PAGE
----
Mathew Ingram

Thanks for the passionate comment — but I don’t think anyone is arguing that artistic work doesn’t have value. The problem is that in a business sense, this value is ultimately determined by the market for that work, not by the artist.


Hey folks this author is a proponent of all content being free, just remember that Matt thinks that piracy isn’t really stealing. This is borne out in the drool that he constantly harps on. When you read his articles, you need to understand that he likes the free internet, the way it once was.. Napster, Kazaa and all that stuff.

Matt wants to live in a free, or at the most… a 99 cent internet. These articles are the closest thing to BS that Gigaom puts out.

Sean Carr

It’s amazing how musicians were never exploited or had their work cheapened by the music business — the folks who cared about the hardware that contained the music much more than the content itself — before MP3 players were invented. Oh, what a golden age that was.

Connie Almony

The question is, as more people buy e-books, and used print books are less available, will there be more people demanding cheaper books. The story of the ebook is far from over.

Steve K

The upshot of all this is that it really is a free market. Publishers place e-books and printed copies on the market at some price. And consumers vote with their dollars. While everyone would like things to be cheaper, trying to legislate it because someone who doesn’t understand the industry thinks it should be cheaper, is not the way to go.
A similar thing exists in music. It costs a lot of money to make a professional sounding record. Both in people and facilities. And while Guitar Center would like you to think that you can do professional recordings in your garage like Dave Grohl said he did at the Grammys, the reality is that he has hundreds of thousands of dollars of equipment in his garage and employed many expensive professionals to do it. Pressing physical CDs is but a fraction of those costs. Just because it appears that downloading bits doesn’t cost anything (everyone thinks servers and bandwidth are similarly free) it doesn’t mean that soft copies are going to be a fraction of physical ones.
I’ve converted to e-books just to save on the piles of paper books that were collecting around the house, and the demise of used bookstores you used to be able to recycle them through. Along with better selection than you can find at the local brick and mortar. It’s really frustrating to read one of a series and not be able to find the others. Or it’s a trilogy and all you can find are the first and third.
The only problem that comes up is when I read something that I think someone else in the family might enjoy and I can’t just hand them the book and say “check it out”.

Mathew Ingram

That’s a fair point, Steve — but trying to arrange it so that prices will be higher (as the publishers seem to be doing with agency pricing) is also futile.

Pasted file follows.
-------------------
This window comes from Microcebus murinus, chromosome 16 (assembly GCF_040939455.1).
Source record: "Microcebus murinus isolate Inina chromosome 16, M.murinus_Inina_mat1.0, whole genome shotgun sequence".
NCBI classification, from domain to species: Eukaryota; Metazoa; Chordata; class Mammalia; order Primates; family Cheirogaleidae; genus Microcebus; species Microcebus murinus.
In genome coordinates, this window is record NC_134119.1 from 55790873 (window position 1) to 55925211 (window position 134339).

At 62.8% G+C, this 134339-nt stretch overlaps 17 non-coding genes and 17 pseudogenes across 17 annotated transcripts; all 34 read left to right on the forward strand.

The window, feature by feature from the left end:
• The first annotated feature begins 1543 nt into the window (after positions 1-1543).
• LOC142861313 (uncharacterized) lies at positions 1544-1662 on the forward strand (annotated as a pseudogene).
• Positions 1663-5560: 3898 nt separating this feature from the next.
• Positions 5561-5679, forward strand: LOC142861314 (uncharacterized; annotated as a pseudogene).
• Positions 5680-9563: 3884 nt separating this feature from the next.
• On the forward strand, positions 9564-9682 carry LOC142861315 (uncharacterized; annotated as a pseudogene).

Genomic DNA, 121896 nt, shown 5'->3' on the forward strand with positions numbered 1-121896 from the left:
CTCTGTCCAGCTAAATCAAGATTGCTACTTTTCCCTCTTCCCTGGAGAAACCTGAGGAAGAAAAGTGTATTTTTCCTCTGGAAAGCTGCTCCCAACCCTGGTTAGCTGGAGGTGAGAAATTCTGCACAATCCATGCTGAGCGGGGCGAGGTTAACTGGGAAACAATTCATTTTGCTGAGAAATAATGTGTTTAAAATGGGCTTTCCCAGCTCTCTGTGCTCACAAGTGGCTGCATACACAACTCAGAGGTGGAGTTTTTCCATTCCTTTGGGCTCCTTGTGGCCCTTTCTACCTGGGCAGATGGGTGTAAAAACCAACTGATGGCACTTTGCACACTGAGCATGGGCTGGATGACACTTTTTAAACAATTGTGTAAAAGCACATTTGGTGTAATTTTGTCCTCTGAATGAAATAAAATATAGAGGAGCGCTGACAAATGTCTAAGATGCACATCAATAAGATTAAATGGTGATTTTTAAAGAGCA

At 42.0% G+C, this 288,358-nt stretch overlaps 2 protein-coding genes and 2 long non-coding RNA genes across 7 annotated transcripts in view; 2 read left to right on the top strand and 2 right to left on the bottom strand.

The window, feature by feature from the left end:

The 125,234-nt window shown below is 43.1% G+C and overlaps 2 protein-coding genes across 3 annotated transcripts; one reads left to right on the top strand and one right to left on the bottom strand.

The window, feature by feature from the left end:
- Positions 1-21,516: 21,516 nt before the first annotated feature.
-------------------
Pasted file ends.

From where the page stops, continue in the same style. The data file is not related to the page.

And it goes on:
Terrence Martineau

why?? in many ways eBooks are a superior product because of the convenience they provide.. you can view them on any number of devices.. they don’t take up physical space or weigh anything so you can carry 100 or 1000s of them with you at a time and choose which one you want to read at any given time.. likewise you don’t need a huge physical storage space in you home to store them etc.. etc..

it’s a free market.. and like you said buyers will set the price in the end.. publisher will set a price and buyer will either think it’s fair and buy or not.. the price to produce a physical but is negligible in comparison to the price to pay authors, editors, artist for cover art, advertising, layout people etc.. etc.. all the large cost are still there for eBook and on top of those they need people to put the books into several formats for inclusion in the various stores out there.. and like I’ve said earlier eBook for many are a MORE compelling and convenient product so why should they cost just as much a the physical copy or even more..

it DOESN’T matter what eBooks cost to make.. the going rate will be whatever value buyer place on them.. let’s let the market decide what that is.. the cost to produce eBooks is irrelevant and negligible just like it is for physical books..


The basic premise of the article is that readers will in the end determine how much they are willing to pay.

I really hope that is correct and I also hope that Legacy Publishers continue to think $8.99 to $12.99 is a good price for their product.

That way Independents like my wife and I can offer and sell good content at $2.99 every day. I have recently tried a real bargain, offering my first three novels in a single e-book at $4.99.

It’s working!

Random house, et al, I think you should raise your prices!!!!

Jeff Kibuule

All it means is that once a book as “paid for itself”, a publisher can more heavily discount it to generate sales without ever really going into the red. Physical books cost money to produce, e-books do not.